This isn’t my first time finding quackery at my hospital subsidized by taxes. I know the politics involved and it is a quagmire to work through. The doctor ultimately responsible for that physical therapy order is an acquaintance and when I asked her if she ever took a course in how to evaluate clinical trial methodology the conversation ended with her face turning as red as a baboon in estrus.

    Faith healing is medieval alchemy resurrected for the 21st century except instead of turning lead into gold, it’s about turning nothing into profit margins. I don’t think I could sleep at night if our local hospital partnered with Providence. I can’t imagine the grief the surviving family is going through.

    Mike

  7. regardless of your last wishes

    Does this include witnessed and notarized ‘Living Wills’? I will pull the plug myself if need be!

    As far as female patients, I don’t know where to start. I have great empathy for the women, great anger towards the “holier than thou” bishop’s interference.

    Thank Thor for Planned Parenthood. I speak from experience.

  8. Western Washington state is the bluest area of a generally blue state. We’re famous for being liberal and progressive – yet we’re home to the Discovery Institute of “intelligent design” fame (or infamy), our school districts are riddled with christian “Good News” clubs, and our healthcare facilities are being taken over by the Catholic church. I guess if the religious conservatards can’t force their medieval, misogynistic crap through our Democrat-dominated legislature, they try to sneak it through the back door by taking over businesses, schools, and hospitals.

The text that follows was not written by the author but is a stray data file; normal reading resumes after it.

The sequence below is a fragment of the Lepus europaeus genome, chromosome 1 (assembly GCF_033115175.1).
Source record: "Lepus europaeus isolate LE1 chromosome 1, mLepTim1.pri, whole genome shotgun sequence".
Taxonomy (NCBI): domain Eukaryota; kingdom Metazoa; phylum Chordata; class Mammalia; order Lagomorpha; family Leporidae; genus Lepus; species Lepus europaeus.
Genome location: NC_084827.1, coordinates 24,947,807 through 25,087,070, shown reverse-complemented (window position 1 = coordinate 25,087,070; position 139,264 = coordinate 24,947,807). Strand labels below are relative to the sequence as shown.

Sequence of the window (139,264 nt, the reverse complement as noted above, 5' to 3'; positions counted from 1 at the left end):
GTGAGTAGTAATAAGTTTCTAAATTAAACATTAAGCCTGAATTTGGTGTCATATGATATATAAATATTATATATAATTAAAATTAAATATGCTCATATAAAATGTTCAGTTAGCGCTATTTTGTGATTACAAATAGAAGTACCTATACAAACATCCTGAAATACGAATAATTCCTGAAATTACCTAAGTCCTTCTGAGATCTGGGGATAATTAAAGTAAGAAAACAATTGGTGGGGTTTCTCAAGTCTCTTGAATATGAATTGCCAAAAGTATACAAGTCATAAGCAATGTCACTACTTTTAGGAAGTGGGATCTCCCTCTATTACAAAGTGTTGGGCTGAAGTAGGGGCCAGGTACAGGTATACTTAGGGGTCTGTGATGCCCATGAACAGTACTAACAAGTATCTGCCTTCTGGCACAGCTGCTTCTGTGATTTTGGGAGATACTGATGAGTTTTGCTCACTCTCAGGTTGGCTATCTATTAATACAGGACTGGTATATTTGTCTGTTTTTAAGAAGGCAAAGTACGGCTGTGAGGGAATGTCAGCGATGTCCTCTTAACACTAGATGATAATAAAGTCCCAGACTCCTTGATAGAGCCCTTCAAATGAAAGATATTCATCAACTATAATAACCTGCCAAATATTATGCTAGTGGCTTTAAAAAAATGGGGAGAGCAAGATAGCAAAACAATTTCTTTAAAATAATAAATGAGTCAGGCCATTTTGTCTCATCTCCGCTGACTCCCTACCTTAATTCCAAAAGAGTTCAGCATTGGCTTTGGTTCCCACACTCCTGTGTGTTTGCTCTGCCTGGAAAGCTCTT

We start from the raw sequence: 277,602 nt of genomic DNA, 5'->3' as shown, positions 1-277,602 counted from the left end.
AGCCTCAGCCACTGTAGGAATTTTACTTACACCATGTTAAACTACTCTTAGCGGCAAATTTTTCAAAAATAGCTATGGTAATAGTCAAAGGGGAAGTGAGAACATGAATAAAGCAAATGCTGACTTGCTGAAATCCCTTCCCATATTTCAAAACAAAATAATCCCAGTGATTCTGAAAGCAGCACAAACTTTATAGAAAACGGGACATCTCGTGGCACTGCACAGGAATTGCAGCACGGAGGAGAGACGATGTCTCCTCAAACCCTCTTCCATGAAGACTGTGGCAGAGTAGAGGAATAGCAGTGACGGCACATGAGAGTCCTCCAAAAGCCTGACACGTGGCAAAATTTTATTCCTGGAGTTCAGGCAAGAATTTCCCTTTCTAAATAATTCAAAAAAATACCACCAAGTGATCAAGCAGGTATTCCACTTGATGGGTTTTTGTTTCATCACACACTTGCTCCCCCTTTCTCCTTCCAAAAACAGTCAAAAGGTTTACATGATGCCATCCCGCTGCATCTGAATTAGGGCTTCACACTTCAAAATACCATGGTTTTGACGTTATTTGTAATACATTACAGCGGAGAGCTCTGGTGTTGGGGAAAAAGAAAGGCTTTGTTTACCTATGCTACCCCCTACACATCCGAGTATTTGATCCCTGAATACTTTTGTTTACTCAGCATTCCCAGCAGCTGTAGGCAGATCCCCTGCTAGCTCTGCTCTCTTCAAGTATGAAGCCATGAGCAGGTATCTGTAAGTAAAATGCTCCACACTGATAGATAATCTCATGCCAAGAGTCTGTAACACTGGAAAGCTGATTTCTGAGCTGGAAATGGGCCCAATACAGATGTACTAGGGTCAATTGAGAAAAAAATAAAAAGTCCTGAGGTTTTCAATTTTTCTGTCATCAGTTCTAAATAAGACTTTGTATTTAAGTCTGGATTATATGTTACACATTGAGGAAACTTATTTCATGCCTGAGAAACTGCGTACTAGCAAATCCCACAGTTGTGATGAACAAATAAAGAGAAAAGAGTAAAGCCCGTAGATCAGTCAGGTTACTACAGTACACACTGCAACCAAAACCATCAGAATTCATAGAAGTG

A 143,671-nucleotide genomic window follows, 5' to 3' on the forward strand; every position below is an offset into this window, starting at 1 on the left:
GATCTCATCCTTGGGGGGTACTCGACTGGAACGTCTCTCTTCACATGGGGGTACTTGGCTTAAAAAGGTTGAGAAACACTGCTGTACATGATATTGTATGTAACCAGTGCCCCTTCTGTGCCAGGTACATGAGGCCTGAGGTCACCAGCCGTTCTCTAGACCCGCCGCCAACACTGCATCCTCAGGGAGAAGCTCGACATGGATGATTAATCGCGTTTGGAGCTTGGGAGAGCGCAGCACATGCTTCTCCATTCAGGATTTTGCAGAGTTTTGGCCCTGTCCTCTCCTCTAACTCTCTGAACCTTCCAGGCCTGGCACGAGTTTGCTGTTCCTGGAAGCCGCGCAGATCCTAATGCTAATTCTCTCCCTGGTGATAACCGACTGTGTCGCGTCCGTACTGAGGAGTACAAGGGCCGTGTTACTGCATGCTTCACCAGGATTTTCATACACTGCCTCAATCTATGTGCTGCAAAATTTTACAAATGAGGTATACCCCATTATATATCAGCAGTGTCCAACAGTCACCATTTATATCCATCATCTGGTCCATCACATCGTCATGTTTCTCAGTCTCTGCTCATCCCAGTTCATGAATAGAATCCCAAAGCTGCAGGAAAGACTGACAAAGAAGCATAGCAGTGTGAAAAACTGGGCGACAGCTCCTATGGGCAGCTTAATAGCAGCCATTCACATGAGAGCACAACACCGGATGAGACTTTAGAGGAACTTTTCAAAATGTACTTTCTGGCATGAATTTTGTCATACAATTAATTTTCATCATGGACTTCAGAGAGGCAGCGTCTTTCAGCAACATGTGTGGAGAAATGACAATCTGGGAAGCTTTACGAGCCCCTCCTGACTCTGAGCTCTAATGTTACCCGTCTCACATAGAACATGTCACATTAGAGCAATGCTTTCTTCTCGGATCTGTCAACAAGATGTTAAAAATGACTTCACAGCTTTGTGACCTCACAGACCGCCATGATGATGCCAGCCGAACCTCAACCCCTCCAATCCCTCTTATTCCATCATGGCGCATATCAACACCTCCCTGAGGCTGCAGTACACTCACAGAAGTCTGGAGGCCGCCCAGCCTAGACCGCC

In reply to #5 by LaurieB:

    Sue Blue,

    I’m totally with you on this. I had no idea things were as bad as all of this. I’m in Massachusetts, a lefty liberal state and I’m not sure if our hospitals are as overtaken by the church as yours are there, but I’m sure going to look into it further. One thing I can say for sure is that last fall we had a state wide vote for Death with Dignity and it was defeated. The reason it failed is undoubtably because of railing and sputtering by Catholic Priests to their dim witted flock.

    Earlier last year I had been surprised one morning when I was ambling into my grocery store and a woman with a clipboard launched into a request for signatures to put Death with Dignity on our State ballot for the election. Between the signing of that ballot initiative and the November election, I heard very little about the issue on TV or in the news. When we got closer to the election, a Catholic acquaintance of mine told me that the Priests lost no time in delivering high pressure sermons to their congregations indicating how they needed to vote on this issue.